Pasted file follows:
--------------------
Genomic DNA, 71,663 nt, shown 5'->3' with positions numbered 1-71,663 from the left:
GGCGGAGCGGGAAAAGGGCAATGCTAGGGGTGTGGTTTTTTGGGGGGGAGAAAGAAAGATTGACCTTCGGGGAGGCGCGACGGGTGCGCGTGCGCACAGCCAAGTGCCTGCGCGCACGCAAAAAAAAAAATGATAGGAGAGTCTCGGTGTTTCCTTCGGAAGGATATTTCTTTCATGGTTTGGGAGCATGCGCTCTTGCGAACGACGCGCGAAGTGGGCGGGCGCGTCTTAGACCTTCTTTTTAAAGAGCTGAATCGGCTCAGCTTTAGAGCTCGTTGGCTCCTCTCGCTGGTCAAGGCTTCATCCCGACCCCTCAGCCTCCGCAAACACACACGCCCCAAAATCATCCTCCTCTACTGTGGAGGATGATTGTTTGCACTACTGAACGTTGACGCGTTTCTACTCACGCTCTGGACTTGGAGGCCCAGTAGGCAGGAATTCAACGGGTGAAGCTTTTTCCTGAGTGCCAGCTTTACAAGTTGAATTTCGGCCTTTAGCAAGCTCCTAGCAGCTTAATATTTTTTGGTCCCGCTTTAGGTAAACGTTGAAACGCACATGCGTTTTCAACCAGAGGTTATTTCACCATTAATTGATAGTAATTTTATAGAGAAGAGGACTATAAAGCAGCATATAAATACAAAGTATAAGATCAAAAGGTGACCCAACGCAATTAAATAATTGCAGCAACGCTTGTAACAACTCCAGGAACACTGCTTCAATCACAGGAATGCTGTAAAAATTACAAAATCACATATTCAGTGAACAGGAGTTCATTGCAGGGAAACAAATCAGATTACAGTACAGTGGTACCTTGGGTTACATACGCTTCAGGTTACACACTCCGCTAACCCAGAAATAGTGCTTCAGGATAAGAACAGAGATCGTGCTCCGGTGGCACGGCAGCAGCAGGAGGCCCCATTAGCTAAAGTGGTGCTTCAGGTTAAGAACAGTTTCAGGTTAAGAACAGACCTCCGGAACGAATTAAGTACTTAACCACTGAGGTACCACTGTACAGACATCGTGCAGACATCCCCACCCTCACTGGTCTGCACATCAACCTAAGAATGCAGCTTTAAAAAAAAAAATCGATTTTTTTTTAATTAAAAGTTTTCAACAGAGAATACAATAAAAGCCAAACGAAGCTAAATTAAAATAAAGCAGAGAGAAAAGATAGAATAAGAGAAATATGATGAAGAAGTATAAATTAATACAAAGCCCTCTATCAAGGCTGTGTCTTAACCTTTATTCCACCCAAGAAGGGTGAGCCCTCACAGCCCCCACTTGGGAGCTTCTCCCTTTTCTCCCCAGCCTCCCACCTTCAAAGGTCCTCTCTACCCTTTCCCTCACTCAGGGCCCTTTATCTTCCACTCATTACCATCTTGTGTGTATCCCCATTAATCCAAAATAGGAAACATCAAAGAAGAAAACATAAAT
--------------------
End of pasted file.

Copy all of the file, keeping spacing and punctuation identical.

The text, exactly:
Genomic DNA, 71,663 nt, shown 5'->3' with positions numbered 1-71,663 from the left:
GGCGGAGCGGGAAAAGGGCAATGCTAGGGGTGTGGTTTTTTGGGGGGGAGAAAGAAAGATTGACCTTCGGGGAGGCGCGACGGGTGCGCGTGCGCACAGCCAAGTGCCTGCGCGCACGCAAAAAAAAAAATGATAGGAGAGTCTCGGTGTTTCCTTCGGAAGGATATTTCTTTCATGGTTTGGGAGCATGCGCTCTTGCGAACGACGCGCGAAGTGGGCGGGCGCGTCTTAGACCTTCTTTTTAAAGAGCTGAATCGGCTCAGCTTTAGAGCTCGTTGGCTCCTCTCGCTGGTCAAGGCTTCATCCCGACCCCTCAGCCTCCGCAAACACACACGCCCCAAAATCATCCTCCTCTACTGTGGAGGATGATTGTTTGCACTACTGAACGTTGACGCGTTTCTACTCACGCTCTGGACTTGGAGGCCCAGTAGGCAGGAATTCAACGGGTGAAGCTTTTTCCTGAGTGCCAGCTTTACAAGTTGAATTTCGGCCTTTAGCAAGCTCCTAGCAGCTTAATATTTTTTGGTCCCGCTTTAGGTAAACGTTGAAACGCACATGCGTTTTCAACCAGAGGTTATTTCACCATTAATTGATAGTAATTTTATAGAGAAGAGGACTATAAAGCAGCATATAAATACAAAGTATAAGATCAAAAGGTGACCCAACGCAATTAAATAATTGCAGCAACGCTTGTAACAACTCCAGGAACACTGCTTCAATCACAGGAATGCTGTAAAAATTACAAAATCACATATTCAGTGAACAGGAGTTCATTGCAGGGAAACAAATCAGATTACAGTACAGTGGTACCTTGGGTTACATACGCTTCAGGTTACACACTCCGCTAACCCAGAAATAGTGCTTCAGGATAAGAACAGAGATCGTGCTCCGGTGGCACGGCAGCAGCAGGAGGCCCCATTAGCTAAAGTGGTGCTTCAGGTTAAGAACAGTTTCAGGTTAAGAACAGACCTCCGGAACGAATTAAGTACTTAACCACTGAGGTACCACTGTACAGACATCGTGCAGACATCCCCACCCTCACTGGTCTGCACATCAACCTAAGAATGCAGCTTTAAAAAAAAAAATCGATTTTTTTTTAATTAAAAGTTTTCAACAGAGAATACAATAAAAGCCAAACGAAGCTAAATTAAAATAAAGCAGAGAGAAAAGATAGAATAAGAGAAATATGATGAAGAAGTATAAATTAATACAAAGCCCTCTATCAAGGCTGTGTCTTAACCTTTATTCCACCCAAGAAGGGTGAGCCCTCACAGCCCCCACTTGGGAGCTTCTCCCTTTTCTCCCCAGCCTCCCACCTTCAAAGGTCCTCTCTACCCTTTCCCTCACTCAGGGCCCTTTATCTTCCACTCATTACCATCTTGTGTGTATCCCCATTAATCCAAAATAGGAAACATCAAAGAAGAAAACATAAAT